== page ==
Germany and Canada sign hydrogen deal to reduce fossil fuel reliance

Canada 'has almost boundless potential to become a superpower in sustainable energy', says German Chancellor Olaf Scholz

Canada's Prime Minister Justin Trudeau (L) shakes hands with German Chancellor Olaf Scholz during the Canadian-German Business Forum in Toronto. Getty Images
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Canada is set to begin shipping green hydrogen from its wind farms to Germany by 2025, marking the first step in a partnership to help Europe’s biggest economy reduce its reliance on fossil fuels.

German Chancellor Olaf Scholz and Canadian Prime Minister Justin Trudeau signed a five-year hydrogen agreement on Tuesday in Newfoundland and Labrador, a remote province on Canada’s east coast with abundant wind power potential.

The fuel burns hot enough to be used for making steel and will play a key role in curbing industrial emissions, as well as eventually powering cars, lorries and ships.

The two countries committed to creating “a transatlantic supply chain for hydrogen well before 2030, with first deliveries aiming for 2025".

Canada is “aiming to become a major producer and exporter of hydrogen as well as related clean technologies”, said the accord, and it wants to attract foreign direct investment to build the infrastructure.

Germany, meanwhile, is “aiming to import significant amounts of renewable hydrogen to decarbonise its hard-to-abate sectors in line with its 2045 climate neutrality target”.

Mr Trudeau and Mr Scholz signed the agreement in Stephenville, a small town with a deep seaport on the Gulf of St Lawrence, more than 1,600 kilometres north-east of New York.

There are at least two large-scale wind farm projects proposed for the area that would use water electrolysis to produce hydrogen.

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Speaking earlier in the day at a business conference in Toronto, Mr Scholz said Canada had "almost boundless potential to become a superpower in sustainable energy and sustainable resource production”.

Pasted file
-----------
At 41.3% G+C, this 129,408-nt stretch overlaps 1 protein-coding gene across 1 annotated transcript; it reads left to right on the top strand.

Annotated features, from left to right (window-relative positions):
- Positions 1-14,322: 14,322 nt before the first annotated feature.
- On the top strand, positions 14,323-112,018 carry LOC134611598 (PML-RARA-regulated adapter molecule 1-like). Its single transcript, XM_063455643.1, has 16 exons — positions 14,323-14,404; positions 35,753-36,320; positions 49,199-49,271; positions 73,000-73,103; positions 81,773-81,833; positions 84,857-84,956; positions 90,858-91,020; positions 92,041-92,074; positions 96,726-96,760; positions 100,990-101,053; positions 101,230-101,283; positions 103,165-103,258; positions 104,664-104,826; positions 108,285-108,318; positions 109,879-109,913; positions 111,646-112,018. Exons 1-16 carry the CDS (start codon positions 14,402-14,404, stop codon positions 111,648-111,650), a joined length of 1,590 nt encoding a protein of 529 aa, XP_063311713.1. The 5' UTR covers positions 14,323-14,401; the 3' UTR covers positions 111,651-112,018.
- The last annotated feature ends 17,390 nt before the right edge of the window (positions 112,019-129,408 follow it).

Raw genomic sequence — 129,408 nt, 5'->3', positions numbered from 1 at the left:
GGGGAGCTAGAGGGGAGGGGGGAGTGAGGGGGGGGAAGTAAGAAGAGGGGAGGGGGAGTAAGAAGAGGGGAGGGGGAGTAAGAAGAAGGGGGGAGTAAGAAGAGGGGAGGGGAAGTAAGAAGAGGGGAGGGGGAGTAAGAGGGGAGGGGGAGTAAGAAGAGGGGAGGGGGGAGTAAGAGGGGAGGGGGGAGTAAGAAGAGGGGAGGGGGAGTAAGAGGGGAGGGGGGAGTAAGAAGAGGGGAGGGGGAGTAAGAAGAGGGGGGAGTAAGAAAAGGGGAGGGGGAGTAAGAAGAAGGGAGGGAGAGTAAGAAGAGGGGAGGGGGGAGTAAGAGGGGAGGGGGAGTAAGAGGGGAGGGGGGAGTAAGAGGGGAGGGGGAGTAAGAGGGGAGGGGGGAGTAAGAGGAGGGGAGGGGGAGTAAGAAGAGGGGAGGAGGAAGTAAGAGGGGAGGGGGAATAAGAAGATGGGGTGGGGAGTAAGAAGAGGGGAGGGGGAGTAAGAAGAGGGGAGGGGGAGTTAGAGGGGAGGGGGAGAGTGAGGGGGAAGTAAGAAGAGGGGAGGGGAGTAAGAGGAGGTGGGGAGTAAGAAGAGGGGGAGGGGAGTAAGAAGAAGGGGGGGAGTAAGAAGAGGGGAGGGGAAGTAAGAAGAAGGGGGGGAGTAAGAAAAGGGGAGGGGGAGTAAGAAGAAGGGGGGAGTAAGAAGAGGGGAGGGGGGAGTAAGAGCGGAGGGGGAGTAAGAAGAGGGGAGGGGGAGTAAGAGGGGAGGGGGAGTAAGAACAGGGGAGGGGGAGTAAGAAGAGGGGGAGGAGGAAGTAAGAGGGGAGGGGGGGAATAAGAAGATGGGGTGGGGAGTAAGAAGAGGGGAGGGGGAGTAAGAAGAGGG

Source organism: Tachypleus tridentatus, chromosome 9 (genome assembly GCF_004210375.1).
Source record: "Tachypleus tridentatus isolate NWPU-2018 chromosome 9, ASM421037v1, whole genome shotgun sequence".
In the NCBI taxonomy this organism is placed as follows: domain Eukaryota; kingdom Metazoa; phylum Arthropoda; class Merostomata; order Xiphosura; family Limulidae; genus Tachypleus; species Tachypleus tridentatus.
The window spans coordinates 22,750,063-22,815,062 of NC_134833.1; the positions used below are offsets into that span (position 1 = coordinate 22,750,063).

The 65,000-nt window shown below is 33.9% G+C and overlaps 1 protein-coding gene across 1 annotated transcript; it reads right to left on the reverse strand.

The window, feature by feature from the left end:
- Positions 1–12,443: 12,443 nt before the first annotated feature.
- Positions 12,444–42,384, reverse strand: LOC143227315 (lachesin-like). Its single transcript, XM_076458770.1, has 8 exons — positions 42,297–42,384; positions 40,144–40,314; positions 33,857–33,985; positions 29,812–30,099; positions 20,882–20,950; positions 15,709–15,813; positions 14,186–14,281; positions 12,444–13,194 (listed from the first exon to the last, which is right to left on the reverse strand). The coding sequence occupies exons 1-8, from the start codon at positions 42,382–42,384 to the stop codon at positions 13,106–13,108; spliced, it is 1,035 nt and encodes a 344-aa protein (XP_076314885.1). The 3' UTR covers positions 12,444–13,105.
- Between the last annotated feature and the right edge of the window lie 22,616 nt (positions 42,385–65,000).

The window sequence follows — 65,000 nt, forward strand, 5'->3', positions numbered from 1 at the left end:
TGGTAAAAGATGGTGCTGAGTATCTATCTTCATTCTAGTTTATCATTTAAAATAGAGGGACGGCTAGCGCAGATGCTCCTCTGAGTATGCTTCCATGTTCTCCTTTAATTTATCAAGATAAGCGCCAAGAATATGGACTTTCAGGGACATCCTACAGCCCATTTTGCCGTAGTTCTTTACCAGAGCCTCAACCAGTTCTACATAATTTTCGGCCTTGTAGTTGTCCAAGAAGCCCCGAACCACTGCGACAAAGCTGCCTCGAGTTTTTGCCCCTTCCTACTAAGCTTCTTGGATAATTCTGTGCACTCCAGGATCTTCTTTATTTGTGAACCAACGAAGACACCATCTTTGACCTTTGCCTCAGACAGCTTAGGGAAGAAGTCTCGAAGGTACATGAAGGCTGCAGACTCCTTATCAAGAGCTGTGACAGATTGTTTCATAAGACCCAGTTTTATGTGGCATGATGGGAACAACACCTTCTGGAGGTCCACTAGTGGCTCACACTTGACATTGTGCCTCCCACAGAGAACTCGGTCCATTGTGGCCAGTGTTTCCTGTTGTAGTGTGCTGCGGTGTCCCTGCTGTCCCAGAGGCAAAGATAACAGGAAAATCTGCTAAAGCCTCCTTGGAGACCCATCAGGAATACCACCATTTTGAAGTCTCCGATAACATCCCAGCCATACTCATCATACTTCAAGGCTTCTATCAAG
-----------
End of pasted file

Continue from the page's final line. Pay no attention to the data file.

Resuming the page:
The chancellor said “Germany, for its part, stands ready to become one of your closest partners”.

Mr Scholz was on the final day of a three-day visit to Canada, with a delegation that included Economy Minister Robert Habeck and major German business leaders.

The trip has included Volkswagen AG and Mercedes-Benz Group AG sealing agreements with Canada to secure access to raw materials such as nickel, cobalt and lithium for battery production.

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Mr Scholz also met representatives of Canadian pension funds in Toronto to lobby for more green investment to support Germany’s shift towards a carbon neutral economy.

Canadian and German officials are still examining options for shipping liquefied natural gas to Germany but Mr Trudeau said on Monday there had to be a strong business case to justify building export infrastructure on Canada’s east coast.

Voicing support for Mr Scholz’s efforts to wean his country off Russian gas, the prime minister said he would be willing to ease the regulatory burden if the private sector decided liquefied natural gas export projects made economic sense.

Updated: August 24, 2022, 7:12 AM